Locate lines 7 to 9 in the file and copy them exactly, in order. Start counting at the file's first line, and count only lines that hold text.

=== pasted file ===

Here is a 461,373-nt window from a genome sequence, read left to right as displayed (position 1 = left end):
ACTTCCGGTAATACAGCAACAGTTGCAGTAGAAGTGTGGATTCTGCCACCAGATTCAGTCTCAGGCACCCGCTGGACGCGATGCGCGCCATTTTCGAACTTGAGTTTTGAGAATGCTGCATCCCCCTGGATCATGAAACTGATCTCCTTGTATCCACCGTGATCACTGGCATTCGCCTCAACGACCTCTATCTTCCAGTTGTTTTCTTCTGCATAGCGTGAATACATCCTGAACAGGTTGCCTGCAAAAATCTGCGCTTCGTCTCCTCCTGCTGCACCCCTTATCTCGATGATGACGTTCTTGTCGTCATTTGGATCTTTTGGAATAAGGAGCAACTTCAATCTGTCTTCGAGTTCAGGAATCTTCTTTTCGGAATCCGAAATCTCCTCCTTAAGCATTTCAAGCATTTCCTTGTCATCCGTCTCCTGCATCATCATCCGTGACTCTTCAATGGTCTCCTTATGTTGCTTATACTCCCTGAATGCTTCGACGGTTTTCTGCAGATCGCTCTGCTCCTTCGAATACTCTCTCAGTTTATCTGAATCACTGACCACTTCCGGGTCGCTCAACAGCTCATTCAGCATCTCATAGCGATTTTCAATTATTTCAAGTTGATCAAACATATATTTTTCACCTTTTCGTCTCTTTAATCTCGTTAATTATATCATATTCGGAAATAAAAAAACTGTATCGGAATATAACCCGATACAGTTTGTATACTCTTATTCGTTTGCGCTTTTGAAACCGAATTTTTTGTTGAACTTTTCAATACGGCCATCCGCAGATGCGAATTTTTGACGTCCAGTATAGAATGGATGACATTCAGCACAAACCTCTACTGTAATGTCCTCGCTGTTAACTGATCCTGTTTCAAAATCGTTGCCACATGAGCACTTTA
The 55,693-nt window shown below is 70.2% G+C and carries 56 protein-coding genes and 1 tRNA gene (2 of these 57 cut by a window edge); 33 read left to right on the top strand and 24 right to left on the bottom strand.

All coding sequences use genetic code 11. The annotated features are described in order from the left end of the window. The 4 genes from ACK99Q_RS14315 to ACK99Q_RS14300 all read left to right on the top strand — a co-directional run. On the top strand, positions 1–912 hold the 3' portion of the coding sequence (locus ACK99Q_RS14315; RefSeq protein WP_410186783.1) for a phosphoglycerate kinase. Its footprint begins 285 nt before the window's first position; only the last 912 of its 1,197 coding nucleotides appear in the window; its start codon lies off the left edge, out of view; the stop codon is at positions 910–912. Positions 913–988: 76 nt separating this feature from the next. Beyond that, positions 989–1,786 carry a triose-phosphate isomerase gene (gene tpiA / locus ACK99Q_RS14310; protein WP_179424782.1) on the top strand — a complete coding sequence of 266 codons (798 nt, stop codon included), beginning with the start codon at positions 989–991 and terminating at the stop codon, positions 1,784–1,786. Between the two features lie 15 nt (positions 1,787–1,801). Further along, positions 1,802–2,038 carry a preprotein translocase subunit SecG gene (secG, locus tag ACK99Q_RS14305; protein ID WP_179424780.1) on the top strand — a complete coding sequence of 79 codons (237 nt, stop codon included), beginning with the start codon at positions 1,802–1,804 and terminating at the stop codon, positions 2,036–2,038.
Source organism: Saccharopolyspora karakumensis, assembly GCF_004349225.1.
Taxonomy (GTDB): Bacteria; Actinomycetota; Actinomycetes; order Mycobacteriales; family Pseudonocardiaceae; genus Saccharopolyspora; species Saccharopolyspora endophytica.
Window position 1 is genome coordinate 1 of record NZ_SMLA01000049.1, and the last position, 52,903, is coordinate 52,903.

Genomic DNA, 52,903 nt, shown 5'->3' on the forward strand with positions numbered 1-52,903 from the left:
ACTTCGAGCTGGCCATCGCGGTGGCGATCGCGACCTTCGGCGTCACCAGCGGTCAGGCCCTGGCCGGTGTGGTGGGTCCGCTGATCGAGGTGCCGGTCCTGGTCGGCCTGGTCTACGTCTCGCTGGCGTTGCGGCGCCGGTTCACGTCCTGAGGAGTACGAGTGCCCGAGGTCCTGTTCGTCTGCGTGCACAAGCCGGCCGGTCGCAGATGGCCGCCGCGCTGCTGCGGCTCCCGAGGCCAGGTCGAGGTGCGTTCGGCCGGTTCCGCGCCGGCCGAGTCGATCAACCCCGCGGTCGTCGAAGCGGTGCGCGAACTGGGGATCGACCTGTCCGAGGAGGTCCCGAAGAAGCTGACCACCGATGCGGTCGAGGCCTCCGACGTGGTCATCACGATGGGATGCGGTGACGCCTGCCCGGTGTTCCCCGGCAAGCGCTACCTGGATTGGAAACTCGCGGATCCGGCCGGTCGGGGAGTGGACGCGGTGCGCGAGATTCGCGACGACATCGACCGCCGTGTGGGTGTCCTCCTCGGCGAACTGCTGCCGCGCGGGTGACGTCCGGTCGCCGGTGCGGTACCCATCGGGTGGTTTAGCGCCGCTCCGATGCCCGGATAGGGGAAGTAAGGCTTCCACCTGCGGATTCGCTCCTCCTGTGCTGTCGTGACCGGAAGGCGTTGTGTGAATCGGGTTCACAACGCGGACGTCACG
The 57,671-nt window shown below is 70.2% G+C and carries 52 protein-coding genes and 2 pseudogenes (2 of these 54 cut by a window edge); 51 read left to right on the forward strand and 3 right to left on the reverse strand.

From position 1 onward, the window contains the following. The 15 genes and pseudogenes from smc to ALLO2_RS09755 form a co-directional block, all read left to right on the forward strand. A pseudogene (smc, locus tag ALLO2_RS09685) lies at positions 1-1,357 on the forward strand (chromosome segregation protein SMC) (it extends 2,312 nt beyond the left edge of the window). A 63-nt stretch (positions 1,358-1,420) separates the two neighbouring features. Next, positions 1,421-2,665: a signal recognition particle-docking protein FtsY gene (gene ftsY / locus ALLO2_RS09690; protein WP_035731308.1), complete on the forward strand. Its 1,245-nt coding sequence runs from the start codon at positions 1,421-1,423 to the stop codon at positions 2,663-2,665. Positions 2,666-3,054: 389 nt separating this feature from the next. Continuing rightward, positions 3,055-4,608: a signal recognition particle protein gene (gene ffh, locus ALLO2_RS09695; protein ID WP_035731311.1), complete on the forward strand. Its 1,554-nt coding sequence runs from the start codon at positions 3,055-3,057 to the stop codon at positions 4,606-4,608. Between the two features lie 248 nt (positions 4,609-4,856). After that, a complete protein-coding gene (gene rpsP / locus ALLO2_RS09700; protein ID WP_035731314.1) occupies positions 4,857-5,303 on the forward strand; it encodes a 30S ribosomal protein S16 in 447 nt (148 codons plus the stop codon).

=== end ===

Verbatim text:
Window position 1 is genome coordinate 1 of record NZ_SMLA01000049.1, and the last position, 52,903, is coordinate 52,903.

Genomic DNA, 52,903 nt, shown 5'->3' on the forward strand with positions numbered 1-52,903 from the left:
ACTTCGAGCTGGCCATCGCGGTGGCGATCGCGACCTTCGGCGTCACCAGCGGTCAGGCCCTGGCCGGTGTGGTGGGTCCGCTGATCGAGGTGCCGGTCCTGGTCGGCCTGGTCTACGTCTCGCTGGCGTTGCGGCGCCGGTTCACGTCCTGAGGAGTACGAGTGCCCGAGGTCCTGTTCGTCTGCGTGCACAAGCCGGCCGGTCGCAGATGGCCGCCGCGCTGCTGCGGCTCCCGAGGCCAGGTCGAGGTGCGTTCGGCCGGTTCCGCGCCGGCCGAGTCGATCAACCCCGCGGTCGTCGAAGCGGTGCGCGAACTGGGGATCGACCTGTCCGAGGAGGTCCCGAAGAAGCTGACCACCGATGCGGTCGAGGCCTCCGACGTGGTCATCACGATGGGATGCGGTGACGCCTGCCCGGTGTTCCCCGGCAAGCGCTACCTGGATTGGAAACTCGCGGATCCGGCCGGTCGGGGAGTGGACGCGGTGCGCGAGATTCGCGACGACATCGACCGCCGTGTGGGTGTCCTCCTCGGCGAACTGCTGCCGCGCGGGTGACGTCCGGTCGCCGGTGCGGTACCCATCGGGTGGTTTAGCGCCGCTCCGATGCCCGGATAGGGGAAGTAAGGCTTCCACCTGCGGATTCGCTCCTCCTGTGCTGTCGTGACCGGAAGGCGTTGTGTGAATCGGGTTCACAACGCGGACGTCACG